Pipeworks, Hey Careful Man, There's a Beverage Here: The first white stout I've ever seen—or heard of—is brewed with cacao, coffee, and vanilla, and looks nothing like an imperial stout. It smells like coffee, but when you taste it the coffee slips into the background; I get sweet coconut and milk chocolate instead. It's not as heavy as most stouts, which makes it dangerously easy to drink at 10.5 percent ABV.
Ten Ninety, Imperial Witbier and Imperial Porter: I first tried Ten Ninety's high-gravity beers at the Glunz Expo this spring, and ever since then I've been seeking them out at beer tastings (their beers are available on tap in some Chicago bars, but I haven't come across them yet). My favorite is the imperial porter: brewed with cayenne pepper and pomegranate juice, it's tart, spicy, and deeply chocolatey. But close behind is the imperial witbier, light but complex, with a rich mouthfeel and flavors of lemon zest and orange peel.
Furthermore, Knot Stock: An American pale ale cold-infused with cracked black pepper, it's fairly hoppy, with some malty sweetness and a pepperiness that complements the hops instead of intensifying them. The spicy finish is a combination of hops and pepper, not overwhelming at all.
Deschutes, Inversion IPA: Though Inversion is made with six varieties of hops and weighs in at 80 IBUs, it's not overwhelmingly bitter. The hops are very present, but the biscuity maltiness balances out the subtle piney, citrusy bitterness nicely. When the bitterness really kicks in on the finish, though, it lingers. You could almost pretend this is hoppy amber ale rather than an IPA. Either way, it's a beautifully complex beer.
Del Maguey mezcal: Each mezcal from Del Maguey is made in a single village in Oaxaca, and the various microclimates and soils in which the agave plants grow affect the taste of the finished mezcal tremendously. Among my favorites was Vida, which was smoky, fruity, and very complex—and at $40, it's their least expensive bottle. Another was Pechuga, made with wild apples, plums, plantains, pineapples, almonds, and white rice; a chicken breast is suspended in the still during distillation. It's fruity, slightly salty, and yes, tastes a little like chicken.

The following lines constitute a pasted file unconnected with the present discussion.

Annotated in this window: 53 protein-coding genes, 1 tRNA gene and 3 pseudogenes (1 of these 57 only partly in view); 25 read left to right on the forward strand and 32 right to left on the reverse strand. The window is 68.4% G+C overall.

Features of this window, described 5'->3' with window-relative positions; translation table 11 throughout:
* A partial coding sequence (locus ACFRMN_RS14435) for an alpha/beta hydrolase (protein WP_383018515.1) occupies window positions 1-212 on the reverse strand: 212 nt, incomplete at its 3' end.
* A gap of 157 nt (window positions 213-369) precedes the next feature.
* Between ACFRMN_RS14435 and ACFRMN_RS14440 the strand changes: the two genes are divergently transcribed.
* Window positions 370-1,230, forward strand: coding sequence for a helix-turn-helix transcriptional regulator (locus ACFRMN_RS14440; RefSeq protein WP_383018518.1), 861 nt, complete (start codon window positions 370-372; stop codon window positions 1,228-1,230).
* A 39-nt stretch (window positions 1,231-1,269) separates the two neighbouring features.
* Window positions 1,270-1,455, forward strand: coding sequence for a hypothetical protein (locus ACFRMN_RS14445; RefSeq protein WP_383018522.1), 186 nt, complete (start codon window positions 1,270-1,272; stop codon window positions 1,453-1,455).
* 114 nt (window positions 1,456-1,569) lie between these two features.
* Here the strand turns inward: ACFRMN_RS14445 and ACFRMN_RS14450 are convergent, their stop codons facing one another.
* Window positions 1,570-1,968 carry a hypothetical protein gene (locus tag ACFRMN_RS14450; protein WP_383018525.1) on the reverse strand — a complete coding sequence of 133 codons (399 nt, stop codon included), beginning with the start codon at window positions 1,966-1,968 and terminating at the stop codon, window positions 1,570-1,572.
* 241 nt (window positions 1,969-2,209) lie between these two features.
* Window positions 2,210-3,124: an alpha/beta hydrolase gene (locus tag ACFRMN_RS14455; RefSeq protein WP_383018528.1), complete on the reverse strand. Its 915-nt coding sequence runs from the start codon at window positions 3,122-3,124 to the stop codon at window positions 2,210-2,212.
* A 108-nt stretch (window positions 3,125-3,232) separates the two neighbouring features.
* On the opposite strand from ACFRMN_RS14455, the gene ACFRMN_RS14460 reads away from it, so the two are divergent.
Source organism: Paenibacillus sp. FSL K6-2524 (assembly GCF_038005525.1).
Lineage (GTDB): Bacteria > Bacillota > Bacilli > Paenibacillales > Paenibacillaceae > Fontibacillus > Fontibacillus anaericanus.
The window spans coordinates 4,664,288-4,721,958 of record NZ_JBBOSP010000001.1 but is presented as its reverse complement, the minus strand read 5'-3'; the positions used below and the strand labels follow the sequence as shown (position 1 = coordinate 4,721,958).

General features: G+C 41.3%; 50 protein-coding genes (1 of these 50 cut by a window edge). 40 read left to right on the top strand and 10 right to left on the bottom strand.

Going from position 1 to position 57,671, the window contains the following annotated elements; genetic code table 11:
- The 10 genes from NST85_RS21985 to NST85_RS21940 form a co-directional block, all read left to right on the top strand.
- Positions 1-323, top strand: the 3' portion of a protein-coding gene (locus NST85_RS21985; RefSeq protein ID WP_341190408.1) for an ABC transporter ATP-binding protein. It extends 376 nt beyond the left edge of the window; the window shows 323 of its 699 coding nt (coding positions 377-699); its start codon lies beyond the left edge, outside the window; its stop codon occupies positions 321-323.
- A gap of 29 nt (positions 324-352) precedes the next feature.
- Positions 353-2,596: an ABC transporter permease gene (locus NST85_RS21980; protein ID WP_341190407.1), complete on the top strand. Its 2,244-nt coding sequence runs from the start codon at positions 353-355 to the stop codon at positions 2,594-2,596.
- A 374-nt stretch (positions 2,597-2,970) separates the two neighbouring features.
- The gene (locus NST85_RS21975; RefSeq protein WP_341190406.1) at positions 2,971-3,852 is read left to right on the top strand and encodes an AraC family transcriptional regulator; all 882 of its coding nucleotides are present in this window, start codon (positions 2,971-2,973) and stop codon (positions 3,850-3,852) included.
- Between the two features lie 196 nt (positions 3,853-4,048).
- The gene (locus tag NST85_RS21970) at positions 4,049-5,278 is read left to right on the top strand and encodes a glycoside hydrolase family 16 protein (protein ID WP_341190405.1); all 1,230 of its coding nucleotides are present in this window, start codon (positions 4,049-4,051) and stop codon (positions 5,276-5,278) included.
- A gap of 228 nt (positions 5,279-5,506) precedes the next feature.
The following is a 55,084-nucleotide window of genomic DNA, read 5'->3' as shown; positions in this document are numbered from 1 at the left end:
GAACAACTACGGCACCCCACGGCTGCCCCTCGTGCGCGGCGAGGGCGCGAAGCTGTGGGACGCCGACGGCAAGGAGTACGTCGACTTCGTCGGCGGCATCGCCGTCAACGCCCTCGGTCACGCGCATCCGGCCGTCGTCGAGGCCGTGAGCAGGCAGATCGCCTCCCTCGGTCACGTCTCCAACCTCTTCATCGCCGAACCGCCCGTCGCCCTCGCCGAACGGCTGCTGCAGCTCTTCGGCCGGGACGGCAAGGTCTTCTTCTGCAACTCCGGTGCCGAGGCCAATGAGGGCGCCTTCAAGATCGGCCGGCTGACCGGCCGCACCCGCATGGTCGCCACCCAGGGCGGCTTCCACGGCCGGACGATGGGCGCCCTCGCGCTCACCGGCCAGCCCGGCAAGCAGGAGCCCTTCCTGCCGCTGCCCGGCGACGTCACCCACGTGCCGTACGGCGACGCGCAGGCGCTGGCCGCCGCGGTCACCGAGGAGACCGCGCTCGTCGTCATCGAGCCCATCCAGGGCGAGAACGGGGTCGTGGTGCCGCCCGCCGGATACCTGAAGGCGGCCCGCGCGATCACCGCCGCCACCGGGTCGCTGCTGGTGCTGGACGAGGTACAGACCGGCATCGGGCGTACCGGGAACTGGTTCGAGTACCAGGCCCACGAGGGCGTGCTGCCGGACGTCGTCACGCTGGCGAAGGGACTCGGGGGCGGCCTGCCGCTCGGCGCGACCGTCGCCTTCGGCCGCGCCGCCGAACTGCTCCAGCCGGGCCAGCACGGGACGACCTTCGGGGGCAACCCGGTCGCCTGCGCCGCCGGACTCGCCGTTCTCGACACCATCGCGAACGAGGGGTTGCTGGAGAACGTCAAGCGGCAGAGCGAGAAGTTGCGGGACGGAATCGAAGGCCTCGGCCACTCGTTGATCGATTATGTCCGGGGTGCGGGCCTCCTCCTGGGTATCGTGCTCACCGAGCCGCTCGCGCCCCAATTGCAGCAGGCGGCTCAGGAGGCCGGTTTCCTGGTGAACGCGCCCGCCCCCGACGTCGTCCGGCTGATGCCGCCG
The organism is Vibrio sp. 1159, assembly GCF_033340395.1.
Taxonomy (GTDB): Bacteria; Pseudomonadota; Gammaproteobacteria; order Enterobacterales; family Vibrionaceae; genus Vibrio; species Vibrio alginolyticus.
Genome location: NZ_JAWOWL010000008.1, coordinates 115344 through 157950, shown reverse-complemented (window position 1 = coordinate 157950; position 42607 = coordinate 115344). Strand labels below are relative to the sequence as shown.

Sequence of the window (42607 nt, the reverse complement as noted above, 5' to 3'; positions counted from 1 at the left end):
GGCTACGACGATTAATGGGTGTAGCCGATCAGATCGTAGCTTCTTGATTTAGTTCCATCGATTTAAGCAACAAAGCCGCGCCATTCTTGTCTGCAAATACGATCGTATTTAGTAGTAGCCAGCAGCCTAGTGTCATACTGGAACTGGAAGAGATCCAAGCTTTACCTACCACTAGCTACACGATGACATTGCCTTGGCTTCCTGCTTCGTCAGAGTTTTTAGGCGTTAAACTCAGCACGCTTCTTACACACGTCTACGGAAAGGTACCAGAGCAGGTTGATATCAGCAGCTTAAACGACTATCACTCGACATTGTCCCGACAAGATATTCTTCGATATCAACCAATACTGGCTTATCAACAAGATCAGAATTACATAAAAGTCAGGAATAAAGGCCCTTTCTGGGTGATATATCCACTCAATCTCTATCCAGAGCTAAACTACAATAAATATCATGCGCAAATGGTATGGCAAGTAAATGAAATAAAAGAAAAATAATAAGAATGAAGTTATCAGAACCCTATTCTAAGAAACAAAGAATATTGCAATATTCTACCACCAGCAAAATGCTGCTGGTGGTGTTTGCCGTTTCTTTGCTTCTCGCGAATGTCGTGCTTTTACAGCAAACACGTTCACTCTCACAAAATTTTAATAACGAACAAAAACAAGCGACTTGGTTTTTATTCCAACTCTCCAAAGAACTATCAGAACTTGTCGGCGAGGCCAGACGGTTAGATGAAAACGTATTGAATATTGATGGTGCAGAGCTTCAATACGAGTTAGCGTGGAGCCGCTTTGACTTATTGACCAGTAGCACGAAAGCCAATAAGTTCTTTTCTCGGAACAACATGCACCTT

The People's Old-Fashioned: I tasted this experimental cocktail by Robert Haynes and Henry Prendergast when I was working on a story about their new bar, Analogue (which has since opened). It's a traditional old-fashioned, except that the whiskey (Four Roses Single Barrel) was infused with genmaicha tea (green tea with roasted brown rice), giving it a nutty, toasted, popcornlike flavor that was both entirely unexpected and entirely appropriate. There's nothing that unusual about the cocktail, but I haven't been able to stop thinking about it since. I have no idea whether it's on the menu at Analogue, but if there's enough interest the owners might be persuaded to add it.
Ada St, Fistful of Dollars: Old Heaven Hill bourbon, Luxardo Amaro, mole bitters, mezcal mist, and orange flower water. It's served chilled in a stemless wine glass, a shape that helps concentrate the intense scent—I sat there just smelling it for a minute or two, trying to sort out everything that was going on. A little smokiness comes through from the mezcal mist, some cocoa from the mole bitters. It tastes a lot like it smells, but more so; I kept being reminded of Mexican hot chocolate, and could swear I detected a little cinnamon (but maybe I just associate that with the other flavors). The drink was velvety—a texture as much as a taste—but not sweet, the chocolate flavor subtle but somehow omnipresent, developing more as the drink warmed up.
Virtue Cider, the Mitten: I'm a fan of most of Virtue's ciders, but this is my favorite of the lot. Aged in bourbon barrels and then blended with fresh cider and apple juice, it's clean and bright, the barrel flavor subtle: the cider tastes a lot like a sweet, tart apple.